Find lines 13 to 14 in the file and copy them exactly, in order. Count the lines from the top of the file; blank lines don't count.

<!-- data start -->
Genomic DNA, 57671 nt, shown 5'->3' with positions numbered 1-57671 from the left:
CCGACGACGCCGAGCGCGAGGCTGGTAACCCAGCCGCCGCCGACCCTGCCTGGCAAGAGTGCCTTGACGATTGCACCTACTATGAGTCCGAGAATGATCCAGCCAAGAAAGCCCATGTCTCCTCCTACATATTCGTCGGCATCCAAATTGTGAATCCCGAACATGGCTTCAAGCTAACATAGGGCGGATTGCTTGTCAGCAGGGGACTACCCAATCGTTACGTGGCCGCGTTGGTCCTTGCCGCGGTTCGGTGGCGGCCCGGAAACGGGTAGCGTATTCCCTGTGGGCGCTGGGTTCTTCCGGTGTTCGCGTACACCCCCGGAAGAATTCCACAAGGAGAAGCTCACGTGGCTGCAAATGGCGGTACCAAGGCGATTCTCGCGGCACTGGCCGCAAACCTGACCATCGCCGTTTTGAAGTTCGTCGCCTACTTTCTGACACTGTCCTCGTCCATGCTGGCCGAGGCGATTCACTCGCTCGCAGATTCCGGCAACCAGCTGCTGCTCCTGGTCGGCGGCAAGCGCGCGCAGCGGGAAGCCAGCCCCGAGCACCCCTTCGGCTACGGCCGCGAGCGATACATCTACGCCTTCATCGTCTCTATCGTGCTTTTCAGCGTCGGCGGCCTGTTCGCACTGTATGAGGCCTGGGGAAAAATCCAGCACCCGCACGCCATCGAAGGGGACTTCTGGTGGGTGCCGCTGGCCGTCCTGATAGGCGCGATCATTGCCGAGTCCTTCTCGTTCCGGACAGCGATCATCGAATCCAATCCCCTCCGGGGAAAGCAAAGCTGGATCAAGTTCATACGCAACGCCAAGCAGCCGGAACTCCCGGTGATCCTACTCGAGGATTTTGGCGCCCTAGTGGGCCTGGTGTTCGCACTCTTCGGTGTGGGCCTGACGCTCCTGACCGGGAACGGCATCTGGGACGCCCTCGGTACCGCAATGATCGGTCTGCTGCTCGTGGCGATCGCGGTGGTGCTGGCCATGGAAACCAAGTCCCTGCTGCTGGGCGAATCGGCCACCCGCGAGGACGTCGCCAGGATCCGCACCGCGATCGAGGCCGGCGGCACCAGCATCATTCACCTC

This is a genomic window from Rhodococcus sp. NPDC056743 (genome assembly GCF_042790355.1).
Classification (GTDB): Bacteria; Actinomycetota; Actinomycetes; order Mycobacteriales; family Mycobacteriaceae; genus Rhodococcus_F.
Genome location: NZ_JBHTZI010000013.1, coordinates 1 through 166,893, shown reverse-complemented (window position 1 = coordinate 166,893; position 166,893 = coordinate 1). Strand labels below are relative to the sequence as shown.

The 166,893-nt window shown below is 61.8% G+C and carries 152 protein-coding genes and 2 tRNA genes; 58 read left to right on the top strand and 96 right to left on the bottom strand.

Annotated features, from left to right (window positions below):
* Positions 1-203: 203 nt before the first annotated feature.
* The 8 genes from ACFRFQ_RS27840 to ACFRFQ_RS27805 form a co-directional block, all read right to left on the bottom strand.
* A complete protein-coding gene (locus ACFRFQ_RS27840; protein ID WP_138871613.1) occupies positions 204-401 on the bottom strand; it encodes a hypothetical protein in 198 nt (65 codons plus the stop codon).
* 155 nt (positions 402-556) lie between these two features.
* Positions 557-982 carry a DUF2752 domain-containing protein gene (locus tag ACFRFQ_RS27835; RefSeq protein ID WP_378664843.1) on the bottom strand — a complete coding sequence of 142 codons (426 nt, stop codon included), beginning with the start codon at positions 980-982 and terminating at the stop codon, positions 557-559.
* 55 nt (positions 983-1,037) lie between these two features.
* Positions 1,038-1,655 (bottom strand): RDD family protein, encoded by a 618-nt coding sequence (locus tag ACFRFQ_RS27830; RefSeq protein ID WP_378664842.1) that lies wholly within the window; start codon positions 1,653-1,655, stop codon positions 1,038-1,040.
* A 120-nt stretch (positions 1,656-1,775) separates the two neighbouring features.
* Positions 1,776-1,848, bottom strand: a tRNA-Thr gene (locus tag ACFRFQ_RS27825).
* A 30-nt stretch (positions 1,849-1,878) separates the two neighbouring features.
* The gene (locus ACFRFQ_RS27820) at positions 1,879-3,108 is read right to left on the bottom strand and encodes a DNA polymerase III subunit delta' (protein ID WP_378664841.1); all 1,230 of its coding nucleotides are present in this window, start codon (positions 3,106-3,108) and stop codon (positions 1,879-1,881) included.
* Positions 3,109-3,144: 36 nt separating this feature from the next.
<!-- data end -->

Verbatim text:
* 55 nt (positions 983-1,037) lie between these two features.
* Positions 1,038-1,655 (bottom strand): RDD family protein, encoded by a 618-nt coding sequence (locus tag ACFRFQ_RS27830; RefSeq protein ID WP_378664842.1) that lies wholly within the window; start codon positions 1,653-1,655, stop codon positions 1,038-1,040.